Note: This course has been retired and will be used as an inspiration for a new 3-credit course called Biological Origins of Sound & Music. Eventually, I would like it to be possible for Pratt students with an interest in music to take this course along with Daniel Wright’s course on the Physics of Music.
This short course explores the evolution of music from a biological perspective. Although we will look at forms of “music” produced by other animals, our primary focus will be on human musical forms. We will look at how music affects the human brain, consider the role that music has played in human societies, and assess various hypotheses for how our musical instincts evolved in our ancestors. We will also consider how the cultural evolution of musical forms, instruments, and players interacts with our evolved musical abilities.
Who Might Be Interested In This Course?
Have you ever wondered why music plays such a significant role in human society? What’s the function of music? Are you a musician, or just an aficionado of music, who wants to dig deeper into its origin? Are you looking to complement the perspective of other courses you may have taken that investigate the origin and function of music in human culture (such as Contemporary Music and Society: Hip Hop Culture, Languages of Music, Electro-Acoustic Music or Singing)? If so, this course will provide you with a strong foundation in the biological evolution of music, including an overview of the proximate neurological adaptations that make music production and consumption possible and the ultimate functions of music to the human species. This class is more demanding than my introductory course in Evolution (MSCI-260), and asks that students do slightly more independent thought and work. The majority of your grade will be based on your final project, which challenges you to analyze a genre of music from an evolutionary perspective. I also ask that students engage in regular discussions, often in small groups, so you should be prepared to be actively involved during class sessions. The Evolution of Music requires a significant amount of reading (see the syllabus below for details), so you should be prepared to allocate at least four hours a week to reading for this course (note that currently the course runs for only five weeks).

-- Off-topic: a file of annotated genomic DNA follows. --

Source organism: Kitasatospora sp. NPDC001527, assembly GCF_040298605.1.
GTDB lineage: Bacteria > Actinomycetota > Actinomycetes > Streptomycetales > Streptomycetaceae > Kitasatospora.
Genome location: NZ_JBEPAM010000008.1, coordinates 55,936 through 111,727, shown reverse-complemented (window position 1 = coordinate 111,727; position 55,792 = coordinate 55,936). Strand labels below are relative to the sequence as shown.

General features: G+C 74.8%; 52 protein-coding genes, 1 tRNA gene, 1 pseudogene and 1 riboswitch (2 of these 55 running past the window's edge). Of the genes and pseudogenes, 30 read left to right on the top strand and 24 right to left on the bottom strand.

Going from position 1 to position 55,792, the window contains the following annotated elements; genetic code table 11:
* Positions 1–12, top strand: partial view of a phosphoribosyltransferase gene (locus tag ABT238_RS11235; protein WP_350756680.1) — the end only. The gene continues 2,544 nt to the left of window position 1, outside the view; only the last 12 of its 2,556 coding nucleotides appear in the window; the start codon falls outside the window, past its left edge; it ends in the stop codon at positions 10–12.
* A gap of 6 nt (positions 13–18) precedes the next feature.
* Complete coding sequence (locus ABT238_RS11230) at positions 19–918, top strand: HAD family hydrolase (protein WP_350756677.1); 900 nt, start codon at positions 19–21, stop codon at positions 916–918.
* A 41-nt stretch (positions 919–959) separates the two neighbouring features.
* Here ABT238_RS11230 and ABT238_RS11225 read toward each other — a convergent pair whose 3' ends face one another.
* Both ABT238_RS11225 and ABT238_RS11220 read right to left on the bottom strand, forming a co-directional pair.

What Background Should I Have Before I Take This Course?
This course assumes that you have a basic understanding of evolutionary biology and strong understanding of high school-level biology. It is advised (though not required) that you take MSCI-260 (Evolution) before taking this course.
MSCI-364 (The Evolution of Music) Course Syllabus This is the 1-credit version of this course which I offered in the Spring of 2010. I am currently deciding whether or not to expand this course to 3 credits; this decision will depend on whether I can help initiate a minor in Music Studies at Pratt.